Sponsored by: Fujitsu General
Everyone, at some point in their life, has fought a life or death battle with housemates over the temperature of the heating or air conditioning for the household. It’s either too hot or it’s too cold and the thermostat is constantly being shifted around, resulting in a lot of wasted energy. This sort of thing is bad enough for both the environment and the peace of the household between roommates or nuclear families, but what happens when a family of four becomes a family of six or eight as elders move into the picture?
Multigenerational Households Face Tough Decisions
There’s an increase in demand for properties that can simultaneously house multiple generations in separate, dedicated spaces. Unfortunately, that demand can’t always be met, as some markets have more properties that are flexible enough for this type of lifestyle than others. That sometimes leaves buyers with hard choices.
Do they go for the five-bedroom house that is such an albatross that it may well be impossible to heat and cool? Considering the size of that monster, it’s unlikely that one air conditioner and furnace is going to be running anywhere near peak efficiency.
The 64 million Americans now living in multigenerational households would be fast to point out that the problem isn’t just with the equipment; it’s also that grandparents and grandchildren may have drastically different needs when it comes to climate control. For example, older people may be less tolerant of overly warm spaces, forcing the rest of the household to dress accordingly to be comfortable.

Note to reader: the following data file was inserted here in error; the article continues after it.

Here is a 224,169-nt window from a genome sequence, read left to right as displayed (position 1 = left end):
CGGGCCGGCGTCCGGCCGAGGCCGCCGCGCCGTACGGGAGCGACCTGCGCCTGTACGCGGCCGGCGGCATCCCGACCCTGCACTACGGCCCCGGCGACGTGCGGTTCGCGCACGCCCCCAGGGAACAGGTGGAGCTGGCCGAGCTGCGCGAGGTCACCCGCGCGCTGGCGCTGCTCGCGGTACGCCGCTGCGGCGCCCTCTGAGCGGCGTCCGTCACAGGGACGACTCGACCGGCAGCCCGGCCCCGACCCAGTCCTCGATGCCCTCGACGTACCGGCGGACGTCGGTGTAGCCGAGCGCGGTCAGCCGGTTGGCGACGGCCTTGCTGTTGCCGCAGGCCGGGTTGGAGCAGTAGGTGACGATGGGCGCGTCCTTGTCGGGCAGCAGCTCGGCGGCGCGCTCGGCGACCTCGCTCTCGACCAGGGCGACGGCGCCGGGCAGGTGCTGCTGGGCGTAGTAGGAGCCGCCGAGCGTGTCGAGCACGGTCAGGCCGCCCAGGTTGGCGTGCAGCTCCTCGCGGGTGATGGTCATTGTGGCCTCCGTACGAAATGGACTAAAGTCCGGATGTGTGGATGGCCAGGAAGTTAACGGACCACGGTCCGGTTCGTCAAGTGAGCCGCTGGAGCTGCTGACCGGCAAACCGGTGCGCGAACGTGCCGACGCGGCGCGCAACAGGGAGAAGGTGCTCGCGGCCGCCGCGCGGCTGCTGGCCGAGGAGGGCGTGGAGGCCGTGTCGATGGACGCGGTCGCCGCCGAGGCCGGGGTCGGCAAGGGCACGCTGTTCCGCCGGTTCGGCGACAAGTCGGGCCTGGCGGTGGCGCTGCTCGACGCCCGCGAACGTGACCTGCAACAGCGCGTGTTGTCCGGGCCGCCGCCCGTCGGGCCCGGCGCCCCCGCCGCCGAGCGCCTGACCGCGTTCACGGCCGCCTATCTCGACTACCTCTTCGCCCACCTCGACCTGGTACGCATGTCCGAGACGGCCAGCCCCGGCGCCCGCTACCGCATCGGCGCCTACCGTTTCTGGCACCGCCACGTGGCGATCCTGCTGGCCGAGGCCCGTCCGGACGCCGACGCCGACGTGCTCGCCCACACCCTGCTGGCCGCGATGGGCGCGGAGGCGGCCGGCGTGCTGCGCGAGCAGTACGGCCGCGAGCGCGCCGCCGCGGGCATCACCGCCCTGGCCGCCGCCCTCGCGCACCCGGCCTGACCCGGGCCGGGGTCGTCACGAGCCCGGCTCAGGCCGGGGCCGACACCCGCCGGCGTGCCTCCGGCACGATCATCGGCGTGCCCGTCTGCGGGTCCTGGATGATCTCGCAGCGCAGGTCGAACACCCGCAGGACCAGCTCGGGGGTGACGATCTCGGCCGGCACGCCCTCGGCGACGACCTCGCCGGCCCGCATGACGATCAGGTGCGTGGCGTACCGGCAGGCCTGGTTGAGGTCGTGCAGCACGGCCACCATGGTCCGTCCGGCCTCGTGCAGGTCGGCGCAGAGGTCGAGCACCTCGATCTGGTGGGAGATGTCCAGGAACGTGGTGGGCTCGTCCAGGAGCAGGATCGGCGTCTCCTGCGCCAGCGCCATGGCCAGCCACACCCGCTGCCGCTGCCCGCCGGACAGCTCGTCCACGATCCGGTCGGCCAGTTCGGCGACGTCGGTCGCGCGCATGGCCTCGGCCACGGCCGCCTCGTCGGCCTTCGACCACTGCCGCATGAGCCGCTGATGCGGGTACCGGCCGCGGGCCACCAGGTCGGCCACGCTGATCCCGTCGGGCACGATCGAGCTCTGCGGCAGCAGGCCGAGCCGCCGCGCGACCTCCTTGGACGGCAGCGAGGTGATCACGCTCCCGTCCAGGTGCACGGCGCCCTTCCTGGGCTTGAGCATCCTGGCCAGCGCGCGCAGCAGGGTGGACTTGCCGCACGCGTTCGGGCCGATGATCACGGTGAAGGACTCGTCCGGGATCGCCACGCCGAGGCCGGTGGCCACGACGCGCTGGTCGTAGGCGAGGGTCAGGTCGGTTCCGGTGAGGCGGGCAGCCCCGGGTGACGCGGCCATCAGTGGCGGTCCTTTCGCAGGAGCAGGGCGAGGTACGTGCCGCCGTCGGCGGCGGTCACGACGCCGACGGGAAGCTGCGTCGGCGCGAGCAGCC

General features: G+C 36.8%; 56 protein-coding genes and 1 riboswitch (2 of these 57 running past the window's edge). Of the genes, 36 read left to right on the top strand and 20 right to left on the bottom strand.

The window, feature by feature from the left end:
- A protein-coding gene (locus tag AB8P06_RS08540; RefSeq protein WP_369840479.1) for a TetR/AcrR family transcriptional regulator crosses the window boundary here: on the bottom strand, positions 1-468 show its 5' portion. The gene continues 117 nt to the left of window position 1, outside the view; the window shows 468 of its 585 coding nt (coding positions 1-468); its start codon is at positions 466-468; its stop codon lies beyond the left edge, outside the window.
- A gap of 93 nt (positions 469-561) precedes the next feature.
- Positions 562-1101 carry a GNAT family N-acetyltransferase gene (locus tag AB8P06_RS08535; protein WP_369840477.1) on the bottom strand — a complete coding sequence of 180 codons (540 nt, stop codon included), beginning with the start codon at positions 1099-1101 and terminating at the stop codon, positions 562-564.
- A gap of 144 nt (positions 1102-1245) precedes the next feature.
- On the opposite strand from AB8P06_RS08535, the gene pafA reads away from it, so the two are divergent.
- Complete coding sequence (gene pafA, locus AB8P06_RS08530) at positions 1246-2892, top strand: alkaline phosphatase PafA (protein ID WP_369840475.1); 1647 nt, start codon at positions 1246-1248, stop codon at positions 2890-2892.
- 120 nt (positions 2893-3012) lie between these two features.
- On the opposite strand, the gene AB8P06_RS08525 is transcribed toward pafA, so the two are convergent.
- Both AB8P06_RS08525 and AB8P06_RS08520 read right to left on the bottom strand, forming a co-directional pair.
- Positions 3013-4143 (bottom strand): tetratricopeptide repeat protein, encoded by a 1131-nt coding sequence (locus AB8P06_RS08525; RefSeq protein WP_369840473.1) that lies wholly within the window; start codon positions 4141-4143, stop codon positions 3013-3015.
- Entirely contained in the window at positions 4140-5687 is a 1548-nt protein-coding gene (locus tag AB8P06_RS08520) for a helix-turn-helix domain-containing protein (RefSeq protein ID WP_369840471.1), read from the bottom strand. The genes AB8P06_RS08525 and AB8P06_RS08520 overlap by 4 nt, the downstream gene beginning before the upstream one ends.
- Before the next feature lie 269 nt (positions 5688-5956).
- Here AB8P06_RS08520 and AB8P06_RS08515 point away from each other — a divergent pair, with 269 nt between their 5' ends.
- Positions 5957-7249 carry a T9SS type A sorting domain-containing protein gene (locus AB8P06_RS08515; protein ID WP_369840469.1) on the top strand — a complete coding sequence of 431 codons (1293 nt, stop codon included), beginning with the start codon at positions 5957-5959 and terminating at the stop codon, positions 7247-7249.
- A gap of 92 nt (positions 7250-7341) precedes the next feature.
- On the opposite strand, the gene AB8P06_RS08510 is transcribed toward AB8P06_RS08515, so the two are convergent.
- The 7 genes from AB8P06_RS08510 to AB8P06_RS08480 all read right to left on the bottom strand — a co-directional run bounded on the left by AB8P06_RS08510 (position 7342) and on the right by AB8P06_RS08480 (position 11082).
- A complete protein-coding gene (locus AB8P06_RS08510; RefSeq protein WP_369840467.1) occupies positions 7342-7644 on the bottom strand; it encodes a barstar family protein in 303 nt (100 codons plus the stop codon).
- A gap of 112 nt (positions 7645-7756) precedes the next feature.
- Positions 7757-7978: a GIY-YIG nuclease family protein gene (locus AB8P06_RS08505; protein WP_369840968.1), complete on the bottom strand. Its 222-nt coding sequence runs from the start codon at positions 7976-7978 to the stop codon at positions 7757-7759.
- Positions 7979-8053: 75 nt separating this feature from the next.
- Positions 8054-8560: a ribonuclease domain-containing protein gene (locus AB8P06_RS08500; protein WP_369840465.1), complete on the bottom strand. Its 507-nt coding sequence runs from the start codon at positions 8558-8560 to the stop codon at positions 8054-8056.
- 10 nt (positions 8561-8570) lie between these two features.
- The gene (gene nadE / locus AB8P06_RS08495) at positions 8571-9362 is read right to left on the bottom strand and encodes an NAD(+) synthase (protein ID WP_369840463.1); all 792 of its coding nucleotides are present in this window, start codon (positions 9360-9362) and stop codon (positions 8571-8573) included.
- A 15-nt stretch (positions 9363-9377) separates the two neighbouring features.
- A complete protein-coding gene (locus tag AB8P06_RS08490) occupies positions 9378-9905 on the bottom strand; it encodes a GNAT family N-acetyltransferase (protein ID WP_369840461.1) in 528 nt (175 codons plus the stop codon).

The Demand for Multigenerational Homes is Only Increasing
According to the National Association of Realtors’ 2018 Generational Trends Report, 13 percent of last year’s buyers purchased a multigenerational home. Buyers between ages 53 and 62 were the most likely to do so, with 20 percent of the cohort making a multigenerational purchase. The most common reason, not surprisingly, was to take care of aging parents (22 percent of buyers cited this reason)
These multigenerational households have been on the upswing since 1980, when just 12 percent of homes carried that label. Since then, partially due to the longer-term effects of the Great Recession of 2007-2009, multigenerational housing has come back in a big way. Today, 20 percent of Americans – 64 million – live in multigenerational homes – already just inches away from the record 21% in 1950.
But What About Energy Efficiency?
Obviously, all these big families need a big energy budget to keep super-sized homes comfortable for their inhabitants. In fact, heating and cooling costs were the most important concern among environmental features included in the Generational Trends Report. Energy efficiency and indoor air quality are on buyers’ wish lists across the board, with half of home buyers willing to invest $1,000 to $9,999 to realize a $1,000 annual savings on their utility bills and over a third willing to spend more than $10,000 for the same amount of savings, according to the National Association of Home Builders.
Whether greening up to save power, to save money or to do their part to save the environment, buyers across the spectrum are seeking more green housing upgrades and options. Multigenerational households, especially, need these kinds of solutions to help balance the cost of so many people under one roof and the amount of climate control that’s realistic in a budget-conscious household.
Introducing the Ductless Mini-Split System
Ductless mini-split systems function a lot like your typical heat pump or air conditioner, with refrigerant running through copper tubing that feeds from an outdoor compressor into the home. But from there, the tubing goes straight into an individual air handling unit mounted on an exterior wall in the room, rather than snaking into a basement or attic to the typical a-coil that you’d find inside a central air handler. In addition. as the name would imply, there are no ducts to add to these inefficiencies.